other hand, have the responsibility to look after their citizens and
maintain a level of socialism so that everyone has a job and benefits
from the general wealth. This also reduces the burden of welfare
costs - taking care of those who cannot, for whatever reason, take care
of themselves and their families.
Unfortunately many governments these days have become capitalistic in
their policies and, instead of looking after their citizens and reducing
their own overhead as much as possible, have come to see the citizenry
as a source of income for themselves and over-tax them, placing an
additional financial burden on an already shrinking income.
In addition governments are often catering to large corporations for
more income, disregarding the workers' needs, and ultimately the workers
have become victims of a two-pronged attack on their independence.
And this not only applies to uneducated or factory workers. The
middle classes are increasingly under duress in the wealthier nations as
their jobs too are leaving the country to nations in development where
these jobs can be done more cheaply. Capitalism at its best.
So what does all this have to do with the ethical issue of robots in
the workplace? Quite a lot, in fact. The obvious fact that robot workers
are cheaper, more efficient and do not complain or require expensive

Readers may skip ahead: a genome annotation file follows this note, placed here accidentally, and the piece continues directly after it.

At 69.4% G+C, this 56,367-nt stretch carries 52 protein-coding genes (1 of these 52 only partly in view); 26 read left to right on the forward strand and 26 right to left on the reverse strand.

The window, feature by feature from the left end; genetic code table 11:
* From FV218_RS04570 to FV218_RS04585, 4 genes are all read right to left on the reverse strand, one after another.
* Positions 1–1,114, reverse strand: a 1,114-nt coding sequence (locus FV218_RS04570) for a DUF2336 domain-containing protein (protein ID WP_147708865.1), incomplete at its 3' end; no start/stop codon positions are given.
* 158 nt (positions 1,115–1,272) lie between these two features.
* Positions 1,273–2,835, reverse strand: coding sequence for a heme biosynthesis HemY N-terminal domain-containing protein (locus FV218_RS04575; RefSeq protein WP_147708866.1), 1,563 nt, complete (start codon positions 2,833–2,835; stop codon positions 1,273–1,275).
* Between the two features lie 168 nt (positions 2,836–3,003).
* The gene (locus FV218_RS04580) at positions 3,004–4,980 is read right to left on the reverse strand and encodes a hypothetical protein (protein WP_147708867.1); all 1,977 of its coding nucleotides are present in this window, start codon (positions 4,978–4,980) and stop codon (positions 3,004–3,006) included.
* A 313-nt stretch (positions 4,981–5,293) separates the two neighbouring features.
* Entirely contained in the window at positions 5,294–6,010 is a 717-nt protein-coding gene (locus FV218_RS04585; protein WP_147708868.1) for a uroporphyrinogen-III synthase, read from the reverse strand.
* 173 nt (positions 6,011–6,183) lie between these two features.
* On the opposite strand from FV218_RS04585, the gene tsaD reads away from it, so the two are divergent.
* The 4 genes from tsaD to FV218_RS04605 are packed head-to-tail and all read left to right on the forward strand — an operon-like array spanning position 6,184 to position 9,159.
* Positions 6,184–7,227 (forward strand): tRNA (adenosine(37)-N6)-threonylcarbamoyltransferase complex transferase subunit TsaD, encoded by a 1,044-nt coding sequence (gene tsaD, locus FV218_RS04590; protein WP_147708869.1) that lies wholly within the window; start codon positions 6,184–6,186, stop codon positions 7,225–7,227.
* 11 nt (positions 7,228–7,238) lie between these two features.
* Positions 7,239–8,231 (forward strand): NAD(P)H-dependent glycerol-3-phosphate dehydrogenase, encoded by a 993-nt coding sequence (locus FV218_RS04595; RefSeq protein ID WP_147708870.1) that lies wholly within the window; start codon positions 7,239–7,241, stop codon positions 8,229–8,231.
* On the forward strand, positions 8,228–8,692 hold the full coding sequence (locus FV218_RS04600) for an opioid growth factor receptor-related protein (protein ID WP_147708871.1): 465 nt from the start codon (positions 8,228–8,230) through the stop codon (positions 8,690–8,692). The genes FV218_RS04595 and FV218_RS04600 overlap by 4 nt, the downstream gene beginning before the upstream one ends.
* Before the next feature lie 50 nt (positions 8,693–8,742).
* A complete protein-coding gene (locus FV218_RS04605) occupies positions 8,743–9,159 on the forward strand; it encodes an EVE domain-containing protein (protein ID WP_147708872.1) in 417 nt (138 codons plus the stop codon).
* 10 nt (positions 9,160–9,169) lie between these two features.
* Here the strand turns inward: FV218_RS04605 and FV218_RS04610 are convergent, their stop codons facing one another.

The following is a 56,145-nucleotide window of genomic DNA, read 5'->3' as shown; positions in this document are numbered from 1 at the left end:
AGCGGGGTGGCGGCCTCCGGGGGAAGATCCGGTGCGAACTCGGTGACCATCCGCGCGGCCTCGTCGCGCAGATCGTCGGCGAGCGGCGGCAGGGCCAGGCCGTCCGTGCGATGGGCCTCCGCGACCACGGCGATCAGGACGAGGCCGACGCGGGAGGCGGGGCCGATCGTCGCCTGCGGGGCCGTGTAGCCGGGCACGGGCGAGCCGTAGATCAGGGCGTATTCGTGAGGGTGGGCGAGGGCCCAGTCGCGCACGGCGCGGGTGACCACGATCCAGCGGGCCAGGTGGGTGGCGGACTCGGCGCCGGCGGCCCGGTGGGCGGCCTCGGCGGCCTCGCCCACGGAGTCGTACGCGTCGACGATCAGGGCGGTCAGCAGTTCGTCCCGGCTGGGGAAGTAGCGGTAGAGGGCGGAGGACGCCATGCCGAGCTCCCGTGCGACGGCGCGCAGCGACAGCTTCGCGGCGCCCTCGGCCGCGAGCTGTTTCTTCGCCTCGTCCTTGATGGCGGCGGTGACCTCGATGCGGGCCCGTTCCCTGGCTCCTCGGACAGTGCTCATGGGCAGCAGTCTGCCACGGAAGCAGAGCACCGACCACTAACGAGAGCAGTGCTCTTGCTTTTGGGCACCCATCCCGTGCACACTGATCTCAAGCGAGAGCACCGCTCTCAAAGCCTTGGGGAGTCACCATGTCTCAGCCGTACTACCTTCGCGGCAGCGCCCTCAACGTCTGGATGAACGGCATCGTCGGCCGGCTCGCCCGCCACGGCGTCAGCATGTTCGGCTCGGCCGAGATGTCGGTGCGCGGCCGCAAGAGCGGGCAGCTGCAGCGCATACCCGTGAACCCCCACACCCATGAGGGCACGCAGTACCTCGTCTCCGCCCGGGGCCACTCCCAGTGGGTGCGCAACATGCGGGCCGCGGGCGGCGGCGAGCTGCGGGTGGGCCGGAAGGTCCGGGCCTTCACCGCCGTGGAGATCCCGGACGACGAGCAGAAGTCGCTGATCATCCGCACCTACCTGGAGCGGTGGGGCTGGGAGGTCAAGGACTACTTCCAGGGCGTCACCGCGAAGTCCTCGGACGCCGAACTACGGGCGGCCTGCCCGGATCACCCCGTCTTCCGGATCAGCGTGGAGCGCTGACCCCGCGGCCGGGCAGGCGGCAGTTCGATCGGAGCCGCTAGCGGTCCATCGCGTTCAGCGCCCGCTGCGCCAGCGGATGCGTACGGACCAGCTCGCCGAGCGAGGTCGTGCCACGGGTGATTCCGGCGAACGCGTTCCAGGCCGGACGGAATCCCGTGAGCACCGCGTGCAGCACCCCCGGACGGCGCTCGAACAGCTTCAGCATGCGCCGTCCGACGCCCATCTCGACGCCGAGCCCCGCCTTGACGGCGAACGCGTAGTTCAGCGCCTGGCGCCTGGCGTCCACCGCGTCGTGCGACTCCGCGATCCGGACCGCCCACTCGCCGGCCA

social systems is a dangerous development for a growing world population
without means to support themselves or their families.
As such, the doom scenario predictions by those opposed to this
development seems to be grounded. But what are the options? Stop
scientific development and ignore the benefits that robot workers can
As in other areas of our increasingly complex civilization it is
necessary to obtain a balance.
A balance between robot and human workers
So the real question is how to obtain a balance between using
the development of technology without causing undue hardship.
When computers started entering the workplace it was proclaimed by
many that they would take jobs away from ordinary people. This has
certainly been true. But, in a developing world where the flow of data
and information has become crucial for society to function, it has also